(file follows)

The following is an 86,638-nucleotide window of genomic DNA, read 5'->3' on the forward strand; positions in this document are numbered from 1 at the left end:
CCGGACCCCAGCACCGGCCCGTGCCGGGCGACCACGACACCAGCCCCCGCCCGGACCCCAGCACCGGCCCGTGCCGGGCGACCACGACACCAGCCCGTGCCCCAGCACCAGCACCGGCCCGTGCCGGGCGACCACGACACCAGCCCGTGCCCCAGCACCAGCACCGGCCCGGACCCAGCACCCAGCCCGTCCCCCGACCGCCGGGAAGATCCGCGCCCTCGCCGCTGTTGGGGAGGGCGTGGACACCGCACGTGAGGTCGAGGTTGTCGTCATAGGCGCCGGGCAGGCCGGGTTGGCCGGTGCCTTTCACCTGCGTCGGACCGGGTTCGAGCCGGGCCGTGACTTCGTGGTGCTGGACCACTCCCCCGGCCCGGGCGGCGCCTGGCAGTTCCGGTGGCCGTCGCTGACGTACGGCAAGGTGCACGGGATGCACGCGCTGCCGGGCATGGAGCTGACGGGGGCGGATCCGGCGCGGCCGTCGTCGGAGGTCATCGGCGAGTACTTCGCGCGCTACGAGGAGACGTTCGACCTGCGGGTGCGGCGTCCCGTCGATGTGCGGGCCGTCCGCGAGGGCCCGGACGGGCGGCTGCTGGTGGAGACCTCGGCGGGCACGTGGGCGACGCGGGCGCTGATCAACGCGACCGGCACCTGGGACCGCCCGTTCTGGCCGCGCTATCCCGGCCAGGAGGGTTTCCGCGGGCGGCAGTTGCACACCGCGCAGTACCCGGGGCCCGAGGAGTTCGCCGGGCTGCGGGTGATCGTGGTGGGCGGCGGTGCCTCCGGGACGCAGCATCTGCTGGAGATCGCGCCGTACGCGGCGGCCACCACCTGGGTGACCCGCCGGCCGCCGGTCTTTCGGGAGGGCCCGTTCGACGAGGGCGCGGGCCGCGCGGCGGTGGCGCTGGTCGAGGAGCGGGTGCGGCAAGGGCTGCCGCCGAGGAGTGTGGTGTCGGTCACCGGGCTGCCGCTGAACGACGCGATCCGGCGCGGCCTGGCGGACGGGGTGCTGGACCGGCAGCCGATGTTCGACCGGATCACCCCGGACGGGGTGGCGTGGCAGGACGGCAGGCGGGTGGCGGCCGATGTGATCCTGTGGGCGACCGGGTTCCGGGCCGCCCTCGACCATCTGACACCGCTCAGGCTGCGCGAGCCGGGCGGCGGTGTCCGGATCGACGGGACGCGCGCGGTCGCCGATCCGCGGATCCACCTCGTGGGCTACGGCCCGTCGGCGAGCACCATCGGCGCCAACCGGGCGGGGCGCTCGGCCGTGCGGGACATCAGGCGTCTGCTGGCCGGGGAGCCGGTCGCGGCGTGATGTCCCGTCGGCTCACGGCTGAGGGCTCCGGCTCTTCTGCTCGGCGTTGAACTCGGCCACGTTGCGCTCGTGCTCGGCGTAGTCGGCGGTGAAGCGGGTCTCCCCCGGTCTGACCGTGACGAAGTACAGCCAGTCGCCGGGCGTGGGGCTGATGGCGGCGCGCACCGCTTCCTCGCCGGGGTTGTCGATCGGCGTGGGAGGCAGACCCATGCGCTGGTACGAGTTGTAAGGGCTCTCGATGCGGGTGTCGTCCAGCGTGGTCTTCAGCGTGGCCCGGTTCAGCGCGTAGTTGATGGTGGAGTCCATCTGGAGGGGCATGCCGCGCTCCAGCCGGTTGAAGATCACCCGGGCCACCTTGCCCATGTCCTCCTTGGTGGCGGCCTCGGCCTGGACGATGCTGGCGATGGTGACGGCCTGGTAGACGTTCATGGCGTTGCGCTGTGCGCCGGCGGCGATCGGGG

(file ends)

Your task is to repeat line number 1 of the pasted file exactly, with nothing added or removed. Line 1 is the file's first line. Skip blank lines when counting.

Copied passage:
The following is an 86,638-nucleotide window of genomic DNA, read 5'->3' on the forward strand; positions in this document are numbered from 1 at the left end: